March 25, 2019 | 44° F

Campus leaders give input on conventions


Although Gov. Chris Christie failed to become Mitt Romney’s running mate, the governor showed his support for the presidential hopeful last week at the Republican National Convention.

Alex Weiss, vice president of Rutgers College Republicans, said he thought Gov. Christie’s speech was not the best and believes Sen. Marco Rubio, R-Fla., delivered a stronger speech at the RNC.

Weiss, a School of Arts and Sciences junior, said there were a lot of attacks on President Barack Obama and many general comments about Romney, but no speaker talked at great length about Romney’s credentials.

“I think they missed a big opportunity in spending more time building up Romney’s business record. … The nation needs an executive and [Romney] is an executive who turned around companies,” he said.

Stefan Mancevski, president of the RU Democrats, said he felt like Christie’s speech was weak and did not really energize the Republican base.

“I remember watching the RNC, and I remember Ann Romney got more applauses than [Christie] did,” Mancevski said, a School of Arts and Sciences senior.

Mancevski said although he dislikes Christie’s attitude and disagrees with his policies, he feels Christie is a good speaker when it comes to speaking in town halls.

Before the convention, a Rutgers-Eagleton poll showed that 46 percent of the 916 registered New Jersey voters polled believed Christie’s speech would not affect the state’s image.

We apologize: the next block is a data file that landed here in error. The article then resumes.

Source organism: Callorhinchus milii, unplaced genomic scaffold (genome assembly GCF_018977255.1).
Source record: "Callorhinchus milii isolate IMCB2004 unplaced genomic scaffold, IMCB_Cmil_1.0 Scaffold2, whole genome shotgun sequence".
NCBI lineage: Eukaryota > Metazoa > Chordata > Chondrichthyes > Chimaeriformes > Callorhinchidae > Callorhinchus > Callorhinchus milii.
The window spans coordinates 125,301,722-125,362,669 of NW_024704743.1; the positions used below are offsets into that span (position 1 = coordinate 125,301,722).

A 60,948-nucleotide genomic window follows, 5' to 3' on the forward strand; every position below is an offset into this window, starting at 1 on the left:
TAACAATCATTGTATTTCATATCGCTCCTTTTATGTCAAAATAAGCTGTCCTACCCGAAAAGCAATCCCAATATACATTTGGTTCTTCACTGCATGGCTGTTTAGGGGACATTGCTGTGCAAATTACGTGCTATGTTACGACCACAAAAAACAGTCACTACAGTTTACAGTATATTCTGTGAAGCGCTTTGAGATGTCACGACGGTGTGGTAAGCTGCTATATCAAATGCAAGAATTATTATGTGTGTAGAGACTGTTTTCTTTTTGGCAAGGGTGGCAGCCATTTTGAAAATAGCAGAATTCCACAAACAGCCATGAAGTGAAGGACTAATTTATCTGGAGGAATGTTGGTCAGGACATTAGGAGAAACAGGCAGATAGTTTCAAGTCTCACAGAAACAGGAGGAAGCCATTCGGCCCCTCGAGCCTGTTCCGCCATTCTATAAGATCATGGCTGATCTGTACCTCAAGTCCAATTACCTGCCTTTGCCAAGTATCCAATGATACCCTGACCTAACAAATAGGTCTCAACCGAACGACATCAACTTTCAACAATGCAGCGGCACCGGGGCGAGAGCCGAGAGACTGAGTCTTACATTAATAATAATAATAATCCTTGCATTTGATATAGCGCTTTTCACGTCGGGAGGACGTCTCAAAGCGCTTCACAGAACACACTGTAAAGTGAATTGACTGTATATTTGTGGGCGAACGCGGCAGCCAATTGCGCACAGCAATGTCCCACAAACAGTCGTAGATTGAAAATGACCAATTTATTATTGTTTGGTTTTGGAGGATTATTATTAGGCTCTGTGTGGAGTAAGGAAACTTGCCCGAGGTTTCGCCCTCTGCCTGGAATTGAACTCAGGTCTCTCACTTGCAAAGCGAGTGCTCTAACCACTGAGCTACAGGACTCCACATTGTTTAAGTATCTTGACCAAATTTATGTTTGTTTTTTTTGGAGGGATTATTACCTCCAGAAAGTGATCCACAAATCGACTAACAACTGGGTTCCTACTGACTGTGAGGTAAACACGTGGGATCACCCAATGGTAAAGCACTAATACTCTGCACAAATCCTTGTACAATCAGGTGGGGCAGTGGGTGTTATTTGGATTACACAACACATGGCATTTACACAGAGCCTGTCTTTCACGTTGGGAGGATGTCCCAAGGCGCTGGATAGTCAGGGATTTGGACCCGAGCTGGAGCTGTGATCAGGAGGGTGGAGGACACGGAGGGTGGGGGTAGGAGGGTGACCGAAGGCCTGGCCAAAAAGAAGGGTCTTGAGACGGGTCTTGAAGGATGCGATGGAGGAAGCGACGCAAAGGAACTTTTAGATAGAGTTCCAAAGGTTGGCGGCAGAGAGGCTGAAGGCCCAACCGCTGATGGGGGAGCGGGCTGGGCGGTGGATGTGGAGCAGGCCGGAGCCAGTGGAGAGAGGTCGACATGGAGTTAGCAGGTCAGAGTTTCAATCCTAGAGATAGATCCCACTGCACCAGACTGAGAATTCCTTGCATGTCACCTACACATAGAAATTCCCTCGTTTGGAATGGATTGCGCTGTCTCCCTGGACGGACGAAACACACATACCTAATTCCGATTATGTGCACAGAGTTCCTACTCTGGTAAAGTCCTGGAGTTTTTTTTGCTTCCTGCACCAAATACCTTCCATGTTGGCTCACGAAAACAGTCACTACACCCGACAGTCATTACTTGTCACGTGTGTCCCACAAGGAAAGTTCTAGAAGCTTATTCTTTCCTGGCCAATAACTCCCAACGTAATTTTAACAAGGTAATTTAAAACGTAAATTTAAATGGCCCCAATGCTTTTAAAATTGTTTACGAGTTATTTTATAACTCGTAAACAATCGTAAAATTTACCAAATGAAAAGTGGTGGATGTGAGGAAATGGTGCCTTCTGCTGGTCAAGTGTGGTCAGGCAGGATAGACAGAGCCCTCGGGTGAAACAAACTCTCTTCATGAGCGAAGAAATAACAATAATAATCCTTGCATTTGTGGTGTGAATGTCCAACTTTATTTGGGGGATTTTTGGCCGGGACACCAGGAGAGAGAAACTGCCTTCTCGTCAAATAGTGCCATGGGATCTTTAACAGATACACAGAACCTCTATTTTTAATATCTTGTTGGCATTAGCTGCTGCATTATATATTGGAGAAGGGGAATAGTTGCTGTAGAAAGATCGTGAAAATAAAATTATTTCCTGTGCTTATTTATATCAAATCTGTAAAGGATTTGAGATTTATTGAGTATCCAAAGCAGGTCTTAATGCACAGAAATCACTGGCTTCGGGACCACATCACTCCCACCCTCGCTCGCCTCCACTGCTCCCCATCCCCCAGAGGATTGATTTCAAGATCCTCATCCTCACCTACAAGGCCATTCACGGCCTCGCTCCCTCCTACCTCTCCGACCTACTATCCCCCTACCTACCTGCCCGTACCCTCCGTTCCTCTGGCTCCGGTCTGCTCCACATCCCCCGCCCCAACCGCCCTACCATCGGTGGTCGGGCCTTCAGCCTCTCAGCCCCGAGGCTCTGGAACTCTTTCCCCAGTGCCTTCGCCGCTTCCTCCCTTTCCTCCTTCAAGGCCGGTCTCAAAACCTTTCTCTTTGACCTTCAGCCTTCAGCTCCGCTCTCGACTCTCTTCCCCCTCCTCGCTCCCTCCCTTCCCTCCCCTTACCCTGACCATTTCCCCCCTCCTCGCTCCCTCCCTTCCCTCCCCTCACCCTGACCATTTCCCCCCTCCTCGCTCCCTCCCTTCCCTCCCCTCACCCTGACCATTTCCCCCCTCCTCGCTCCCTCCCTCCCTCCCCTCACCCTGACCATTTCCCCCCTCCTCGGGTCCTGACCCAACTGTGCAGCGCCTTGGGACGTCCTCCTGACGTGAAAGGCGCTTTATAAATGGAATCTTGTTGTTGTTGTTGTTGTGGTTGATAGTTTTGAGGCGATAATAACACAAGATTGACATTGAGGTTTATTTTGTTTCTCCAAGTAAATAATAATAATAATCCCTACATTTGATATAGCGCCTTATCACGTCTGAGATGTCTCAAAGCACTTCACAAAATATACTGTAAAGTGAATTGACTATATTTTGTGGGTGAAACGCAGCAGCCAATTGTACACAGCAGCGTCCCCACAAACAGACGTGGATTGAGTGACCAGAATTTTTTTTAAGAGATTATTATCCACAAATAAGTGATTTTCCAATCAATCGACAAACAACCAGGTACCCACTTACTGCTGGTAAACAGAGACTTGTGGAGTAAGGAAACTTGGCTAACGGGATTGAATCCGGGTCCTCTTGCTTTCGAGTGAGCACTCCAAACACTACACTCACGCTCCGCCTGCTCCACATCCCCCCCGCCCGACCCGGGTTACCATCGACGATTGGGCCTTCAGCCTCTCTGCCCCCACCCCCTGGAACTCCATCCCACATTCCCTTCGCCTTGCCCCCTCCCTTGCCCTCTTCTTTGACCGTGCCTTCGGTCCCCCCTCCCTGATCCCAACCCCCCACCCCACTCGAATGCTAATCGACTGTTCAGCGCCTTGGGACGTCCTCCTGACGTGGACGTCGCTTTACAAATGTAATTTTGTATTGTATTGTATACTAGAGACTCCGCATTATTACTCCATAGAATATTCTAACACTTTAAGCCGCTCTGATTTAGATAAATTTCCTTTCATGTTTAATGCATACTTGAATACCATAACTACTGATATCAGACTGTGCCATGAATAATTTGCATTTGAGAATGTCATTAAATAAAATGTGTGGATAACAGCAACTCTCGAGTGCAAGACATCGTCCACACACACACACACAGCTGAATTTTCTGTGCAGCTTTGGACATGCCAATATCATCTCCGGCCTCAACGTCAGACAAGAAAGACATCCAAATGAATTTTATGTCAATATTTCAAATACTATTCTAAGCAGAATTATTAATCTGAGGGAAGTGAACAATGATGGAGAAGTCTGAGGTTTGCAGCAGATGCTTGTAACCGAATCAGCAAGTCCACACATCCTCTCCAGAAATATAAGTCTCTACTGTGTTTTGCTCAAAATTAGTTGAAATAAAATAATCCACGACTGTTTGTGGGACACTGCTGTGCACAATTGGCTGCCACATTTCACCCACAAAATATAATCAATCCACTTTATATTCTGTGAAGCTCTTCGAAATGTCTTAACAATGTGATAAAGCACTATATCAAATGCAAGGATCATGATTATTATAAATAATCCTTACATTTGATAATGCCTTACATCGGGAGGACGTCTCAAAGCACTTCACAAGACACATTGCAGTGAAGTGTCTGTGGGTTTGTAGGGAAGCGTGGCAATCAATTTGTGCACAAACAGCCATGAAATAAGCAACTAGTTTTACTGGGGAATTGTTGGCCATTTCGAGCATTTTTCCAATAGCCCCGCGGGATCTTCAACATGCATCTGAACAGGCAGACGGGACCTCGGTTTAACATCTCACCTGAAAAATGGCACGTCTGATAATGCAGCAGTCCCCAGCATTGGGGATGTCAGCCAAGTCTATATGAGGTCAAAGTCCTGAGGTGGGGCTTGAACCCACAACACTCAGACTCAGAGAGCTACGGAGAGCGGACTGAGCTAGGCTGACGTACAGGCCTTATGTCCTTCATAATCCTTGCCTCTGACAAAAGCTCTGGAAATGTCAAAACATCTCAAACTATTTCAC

While 35 percent of voters over 65 years of age are more likely to say Christie’s keynote speech — 25 percent of those under 30, feel the same, according the Rutgers-Eagleton press release.

“New Jerseyans are more dubious than they were 16 months ago about how Gov. Christie’s national visibility affects the state,” said David Redlawsk, director of the Rutgers-Eagleton Poll.

Mancevski said Christie did a good job in differentiating the views of the political parties, but felt the overall focus of Romney’s message at the convention was to speak negatively about Obama.

“I wanted to hear explanations on how some of their proposed policies work, like, for example, they haven’t explained how their Medicare vouchers would work,” he said.

Weiss agreed that Romney mainly spoke about the president’s failed policies and that it is time for a change.

“I though Romney’s message was simple. His speech was pretty good, which concerns me because Barack Obama is going to give a great speech [at the Democratic National Convention], I’m sure,” he said.

With the Democratic National Convention starting this week, Mancevski said he wants the president to provide a clear contrast from how the country was during the Bush Administration and where it is today.

“As a campaign, I think he’s doing phenomenal, [but] as president, he’s done some things that I personally don’t approve of — he hasn’t closed Guantanamo, but that’s a tough decision and something difficult to do,” he said.


By Yashmin Patel

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